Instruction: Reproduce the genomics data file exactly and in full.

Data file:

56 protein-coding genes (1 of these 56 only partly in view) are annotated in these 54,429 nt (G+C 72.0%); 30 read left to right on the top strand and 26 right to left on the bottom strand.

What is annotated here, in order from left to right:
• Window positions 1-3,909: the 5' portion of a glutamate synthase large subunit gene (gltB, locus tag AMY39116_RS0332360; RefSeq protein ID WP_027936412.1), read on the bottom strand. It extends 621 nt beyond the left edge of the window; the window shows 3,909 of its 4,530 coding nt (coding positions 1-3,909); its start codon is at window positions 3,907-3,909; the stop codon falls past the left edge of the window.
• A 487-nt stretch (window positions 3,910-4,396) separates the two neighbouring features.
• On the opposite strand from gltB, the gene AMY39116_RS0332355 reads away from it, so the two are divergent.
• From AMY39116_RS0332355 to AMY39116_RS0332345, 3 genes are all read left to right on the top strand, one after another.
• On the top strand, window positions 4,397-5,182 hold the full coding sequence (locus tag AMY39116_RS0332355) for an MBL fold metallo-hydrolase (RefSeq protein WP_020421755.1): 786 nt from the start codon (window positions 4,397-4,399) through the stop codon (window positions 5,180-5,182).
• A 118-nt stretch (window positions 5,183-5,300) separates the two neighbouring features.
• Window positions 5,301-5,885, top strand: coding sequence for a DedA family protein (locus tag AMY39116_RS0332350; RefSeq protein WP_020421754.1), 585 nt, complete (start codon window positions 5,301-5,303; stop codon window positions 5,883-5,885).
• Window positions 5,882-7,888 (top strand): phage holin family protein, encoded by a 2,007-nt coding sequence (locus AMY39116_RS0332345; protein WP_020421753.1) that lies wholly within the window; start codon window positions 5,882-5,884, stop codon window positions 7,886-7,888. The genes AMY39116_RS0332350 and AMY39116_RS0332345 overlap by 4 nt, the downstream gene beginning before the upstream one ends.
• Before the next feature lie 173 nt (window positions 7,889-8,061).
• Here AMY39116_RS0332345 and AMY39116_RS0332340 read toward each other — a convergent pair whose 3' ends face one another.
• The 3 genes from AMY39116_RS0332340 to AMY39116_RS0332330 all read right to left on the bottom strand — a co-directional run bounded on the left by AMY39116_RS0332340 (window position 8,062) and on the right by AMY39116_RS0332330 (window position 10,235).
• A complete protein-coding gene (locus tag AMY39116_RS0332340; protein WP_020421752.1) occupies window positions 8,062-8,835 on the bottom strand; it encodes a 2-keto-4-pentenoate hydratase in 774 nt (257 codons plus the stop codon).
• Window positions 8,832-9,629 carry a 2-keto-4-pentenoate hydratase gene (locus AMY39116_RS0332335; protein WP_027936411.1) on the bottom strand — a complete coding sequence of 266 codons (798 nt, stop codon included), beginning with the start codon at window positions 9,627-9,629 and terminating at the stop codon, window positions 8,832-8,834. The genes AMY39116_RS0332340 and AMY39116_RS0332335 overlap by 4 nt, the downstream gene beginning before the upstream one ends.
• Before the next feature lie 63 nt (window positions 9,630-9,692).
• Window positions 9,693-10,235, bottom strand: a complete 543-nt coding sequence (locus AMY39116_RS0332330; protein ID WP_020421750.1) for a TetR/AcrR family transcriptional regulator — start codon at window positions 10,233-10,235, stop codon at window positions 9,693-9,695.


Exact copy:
56 protein-coding genes (1 of these 56 only partly in view) are annotated in these 54,429 nt (G+C 72.0%); 30 read left to right on the top strand and 26 right to left on the bottom strand.

What is annotated here, in order from left to right:
• Window positions 1-3,909: the 5' portion of a glutamate synthase large subunit gene (gltB, locus tag AMY39116_RS0332360; RefSeq protein ID WP_027936412.1), read on the bottom strand. It extends 621 nt beyond the left edge of the window; the window shows 3,909 of its 4,530 coding nt (coding positions 1-3,909); its start codon is at window positions 3,907-3,909; the stop codon falls past the left edge of the window.
• A 487-nt stretch (window positions 3,910-4,396) separates the two neighbouring features.
• On the opposite strand from gltB, the gene AMY39116_RS0332355 reads away from it, so the two are divergent.
• From AMY39116_RS0332355 to AMY39116_RS0332345, 3 genes are all read left to right on the top strand, one after another.
• On the top strand, window positions 4,397-5,182 hold the full coding sequence (locus tag AMY39116_RS0332355) for an MBL fold metallo-hydrolase (RefSeq protein WP_020421755.1): 786 nt from the start codon (window positions 4,397-4,399) through the stop codon (window positions 5,180-5,182).
• A 118-nt stretch (window positions 5,183-5,300) separates the two neighbouring features.
• Window positions 5,301-5,885, top strand: coding sequence for a DedA family protein (locus tag AMY39116_RS0332350; RefSeq protein WP_020421754.1), 585 nt, complete (start codon window positions 5,301-5,303; stop codon window positions 5,883-5,885).
• Window positions 5,882-7,888 (top strand): phage holin family protein, encoded by a 2,007-nt coding sequence (locus AMY39116_RS0332345; protein WP_020421753.1) that lies wholly within the window; start codon window positions 5,882-5,884, stop codon window positions 7,886-7,888. The genes AMY39116_RS0332350 and AMY39116_RS0332345 overlap by 4 nt, the downstream gene beginning before the upstream one ends.
• Before the next feature lie 173 nt (window positions 7,889-8,061).
• Here AMY39116_RS0332345 and AMY39116_RS0332340 read toward each other — a convergent pair whose 3' ends face one another.
• The 3 genes from AMY39116_RS0332340 to AMY39116_RS0332330 all read right to left on the bottom strand — a co-directional run bounded on the left by AMY39116_RS0332340 (window position 8,062) and on the right by AMY39116_RS0332330 (window position 10,235).
• A complete protein-coding gene (locus tag AMY39116_RS0332340; protein WP_020421752.1) occupies window positions 8,062-8,835 on the bottom strand; it encodes a 2-keto-4-pentenoate hydratase in 774 nt (257 codons plus the stop codon).
• Window positions 8,832-9,629 carry a 2-keto-4-pentenoate hydratase gene (locus AMY39116_RS0332335; protein WP_027936411.1) on the bottom strand — a complete coding sequence of 266 codons (798 nt, stop codon included), beginning with the start codon at window positions 9,627-9,629 and terminating at the stop codon, window positions 8,832-8,834. The genes AMY39116_RS0332340 and AMY39116_RS0332335 overlap by 4 nt, the downstream gene beginning before the upstream one ends.
• Before the next feature lie 63 nt (window positions 9,630-9,692).
• Window positions 9,693-10,235, bottom strand: a complete 543-nt coding sequence (locus AMY39116_RS0332330; protein ID WP_020421750.1) for a TetR/AcrR family transcriptional regulator — start codon at window positions 10,233-10,235, stop codon at window positions 9,693-9,695.